Thomas Friedman likes to pretend he grapples with the big issues of our times. This from the man who spent forty minutes this morning whining about the fact that the elastic had gone out of his Hanes briefs.
"Why does it happen, Bettina? Why?"
Because you're grossly overweight?
Because all that canned cheese and Ritz crackers has to go somewhere?
No, no, he insisted. There was a cosmic reason.
It reminded me of his column last Friday, "The Big Question."
Headlines can be so misleading. But Thomas Friedman likes to believe everything about him is "big." Reality's never born that out.
So wanting to grab some of the attention that Bob Herbert and Paul Krugman have been getting, Thomas Friedman decides to pen his anti-war statement. Friedman being Friedman, he couldn't pull it off.
He sees war as a more orderly version of a global McDonalds. It's something to get the riff-raff motivated.
So the most he can do is offer a chicken v. egg scenario as he attempted to wonder whether Iraq was the way it was due to Saddam Hussein or whether that's just the way 'those people' are?
He never could figure out his 'riddle.' He lost interest in it as he chased down even more pedistrian phrases. For instance, "This is the season of decision."
Thomas Friedman really does picture himself as the coach in Hoosiers. I'm not sure what, if anything, that has to do with his fondness for hunting down fake nudes online of the male cast members of Saved By The Bell, but he really does see himself as the one who can deliver that inspirational speech right before the fourth quarter and get the 'team' to give it up for God and Glory.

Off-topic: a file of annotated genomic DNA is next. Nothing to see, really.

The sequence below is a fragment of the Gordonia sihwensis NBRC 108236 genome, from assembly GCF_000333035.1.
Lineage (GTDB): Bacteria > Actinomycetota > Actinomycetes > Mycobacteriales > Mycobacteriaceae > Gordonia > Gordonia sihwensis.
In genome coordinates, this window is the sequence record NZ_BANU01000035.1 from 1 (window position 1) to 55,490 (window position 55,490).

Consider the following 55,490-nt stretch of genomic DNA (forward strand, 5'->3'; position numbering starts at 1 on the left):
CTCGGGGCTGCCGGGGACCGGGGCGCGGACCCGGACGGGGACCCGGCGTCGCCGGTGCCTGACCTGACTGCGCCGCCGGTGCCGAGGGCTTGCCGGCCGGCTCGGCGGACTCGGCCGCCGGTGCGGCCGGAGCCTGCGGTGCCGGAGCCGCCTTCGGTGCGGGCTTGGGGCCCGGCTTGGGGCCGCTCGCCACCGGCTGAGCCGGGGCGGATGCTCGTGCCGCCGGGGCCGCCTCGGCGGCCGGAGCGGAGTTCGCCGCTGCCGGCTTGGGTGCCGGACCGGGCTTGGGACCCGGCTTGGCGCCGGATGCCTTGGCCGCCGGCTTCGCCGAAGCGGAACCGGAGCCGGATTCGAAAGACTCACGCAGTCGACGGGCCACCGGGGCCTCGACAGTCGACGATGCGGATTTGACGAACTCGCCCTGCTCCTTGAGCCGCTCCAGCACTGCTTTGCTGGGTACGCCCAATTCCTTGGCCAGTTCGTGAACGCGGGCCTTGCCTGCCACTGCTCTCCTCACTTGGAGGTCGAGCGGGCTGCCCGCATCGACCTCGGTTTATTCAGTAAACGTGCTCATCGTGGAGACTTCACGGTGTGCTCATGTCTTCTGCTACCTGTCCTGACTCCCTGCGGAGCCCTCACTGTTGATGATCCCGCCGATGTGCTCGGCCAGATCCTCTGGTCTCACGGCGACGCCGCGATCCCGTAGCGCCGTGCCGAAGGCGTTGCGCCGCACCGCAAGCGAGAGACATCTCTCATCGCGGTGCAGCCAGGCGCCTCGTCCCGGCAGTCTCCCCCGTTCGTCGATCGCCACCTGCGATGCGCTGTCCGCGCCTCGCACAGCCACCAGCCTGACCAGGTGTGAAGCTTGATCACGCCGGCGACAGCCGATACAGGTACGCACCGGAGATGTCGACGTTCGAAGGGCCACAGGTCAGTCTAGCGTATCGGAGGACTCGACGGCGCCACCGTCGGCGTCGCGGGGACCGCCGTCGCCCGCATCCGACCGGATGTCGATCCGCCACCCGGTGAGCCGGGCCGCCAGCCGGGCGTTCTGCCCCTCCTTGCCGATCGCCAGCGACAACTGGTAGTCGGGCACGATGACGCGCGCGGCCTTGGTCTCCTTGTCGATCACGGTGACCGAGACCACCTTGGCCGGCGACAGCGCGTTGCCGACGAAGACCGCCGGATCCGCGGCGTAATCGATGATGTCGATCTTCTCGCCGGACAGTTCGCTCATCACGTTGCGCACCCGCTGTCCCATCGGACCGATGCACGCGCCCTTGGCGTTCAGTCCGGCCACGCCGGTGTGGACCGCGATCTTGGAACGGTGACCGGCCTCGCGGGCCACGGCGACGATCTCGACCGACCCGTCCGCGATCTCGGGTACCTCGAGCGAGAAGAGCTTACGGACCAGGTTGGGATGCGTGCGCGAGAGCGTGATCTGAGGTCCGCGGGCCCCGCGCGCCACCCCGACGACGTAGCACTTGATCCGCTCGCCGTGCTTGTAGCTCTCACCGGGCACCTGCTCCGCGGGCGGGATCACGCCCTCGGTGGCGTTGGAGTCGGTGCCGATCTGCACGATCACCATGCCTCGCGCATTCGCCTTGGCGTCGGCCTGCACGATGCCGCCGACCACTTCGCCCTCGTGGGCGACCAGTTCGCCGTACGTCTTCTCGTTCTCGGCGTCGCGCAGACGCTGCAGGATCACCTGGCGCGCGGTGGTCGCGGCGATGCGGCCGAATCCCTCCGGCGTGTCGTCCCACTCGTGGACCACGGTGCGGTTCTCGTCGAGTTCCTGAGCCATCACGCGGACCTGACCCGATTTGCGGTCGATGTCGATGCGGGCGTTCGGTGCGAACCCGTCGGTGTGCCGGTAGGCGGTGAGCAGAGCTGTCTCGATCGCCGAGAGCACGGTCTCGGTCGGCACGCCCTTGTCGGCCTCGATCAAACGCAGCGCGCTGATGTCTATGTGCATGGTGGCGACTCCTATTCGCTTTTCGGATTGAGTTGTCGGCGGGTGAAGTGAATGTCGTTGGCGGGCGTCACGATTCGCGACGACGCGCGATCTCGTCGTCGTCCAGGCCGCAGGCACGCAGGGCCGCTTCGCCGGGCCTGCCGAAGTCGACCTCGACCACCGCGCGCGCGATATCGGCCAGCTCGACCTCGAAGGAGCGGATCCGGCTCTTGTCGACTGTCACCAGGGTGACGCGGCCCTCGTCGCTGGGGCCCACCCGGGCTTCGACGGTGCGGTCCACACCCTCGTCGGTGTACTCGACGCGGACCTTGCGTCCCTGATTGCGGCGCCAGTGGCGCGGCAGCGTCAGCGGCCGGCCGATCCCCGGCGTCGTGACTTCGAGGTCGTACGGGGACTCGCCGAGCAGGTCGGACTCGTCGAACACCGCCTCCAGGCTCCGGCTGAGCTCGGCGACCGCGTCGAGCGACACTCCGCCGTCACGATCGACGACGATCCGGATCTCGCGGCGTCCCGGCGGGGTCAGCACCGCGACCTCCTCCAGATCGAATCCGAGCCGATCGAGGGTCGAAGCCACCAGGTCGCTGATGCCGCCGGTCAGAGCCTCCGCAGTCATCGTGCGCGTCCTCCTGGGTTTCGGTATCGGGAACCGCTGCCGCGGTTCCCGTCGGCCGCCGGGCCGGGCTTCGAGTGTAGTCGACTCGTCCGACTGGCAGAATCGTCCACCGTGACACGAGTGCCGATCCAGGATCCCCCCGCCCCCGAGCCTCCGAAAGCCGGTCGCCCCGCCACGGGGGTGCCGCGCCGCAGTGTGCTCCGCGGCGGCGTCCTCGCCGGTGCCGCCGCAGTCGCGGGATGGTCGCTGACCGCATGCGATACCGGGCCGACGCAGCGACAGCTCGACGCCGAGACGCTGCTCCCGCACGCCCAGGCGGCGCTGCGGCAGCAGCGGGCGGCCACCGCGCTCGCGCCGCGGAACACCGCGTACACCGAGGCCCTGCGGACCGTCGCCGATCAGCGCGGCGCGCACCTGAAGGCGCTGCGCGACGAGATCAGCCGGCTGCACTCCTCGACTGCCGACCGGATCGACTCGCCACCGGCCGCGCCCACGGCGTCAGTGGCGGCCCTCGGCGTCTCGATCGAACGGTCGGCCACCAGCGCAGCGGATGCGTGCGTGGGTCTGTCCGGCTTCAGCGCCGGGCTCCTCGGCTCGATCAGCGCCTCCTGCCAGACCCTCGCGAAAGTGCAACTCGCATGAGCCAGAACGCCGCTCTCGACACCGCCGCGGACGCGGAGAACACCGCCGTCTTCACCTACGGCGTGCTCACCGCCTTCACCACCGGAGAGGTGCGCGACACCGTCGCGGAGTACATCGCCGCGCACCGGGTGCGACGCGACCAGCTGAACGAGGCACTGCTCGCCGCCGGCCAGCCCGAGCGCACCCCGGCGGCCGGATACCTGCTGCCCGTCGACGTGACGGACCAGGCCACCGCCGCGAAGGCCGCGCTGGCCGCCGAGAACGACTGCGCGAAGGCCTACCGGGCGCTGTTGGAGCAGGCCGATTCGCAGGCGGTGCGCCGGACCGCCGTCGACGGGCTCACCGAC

That's why he acts like we're on the verge of seeing the war lose public support. Oh, seer Friedman, tell me next whether the paper arrived yesterday? Did the milk go sour this morning?
If there's anything larger than his ass, it's his sense of self-importance.
And I'm done trying to bring him down to earth. I think I'll just feed into it. Watch him humiliate himself even further. As though praising L. Paul Bremer's book isn't humiliating enough. He's practically Dexter Filkins, so deep is his denial, so self- righteous his finger pointing.
He did it Friday. His big anti-war column turned out to be more half-assed denial from the man who's next book should be called The Brain Is Dead. Till then, he keeps clucking because he just laid another egg.
the new york times
the common ills
thomas friedman is a great man
the common ills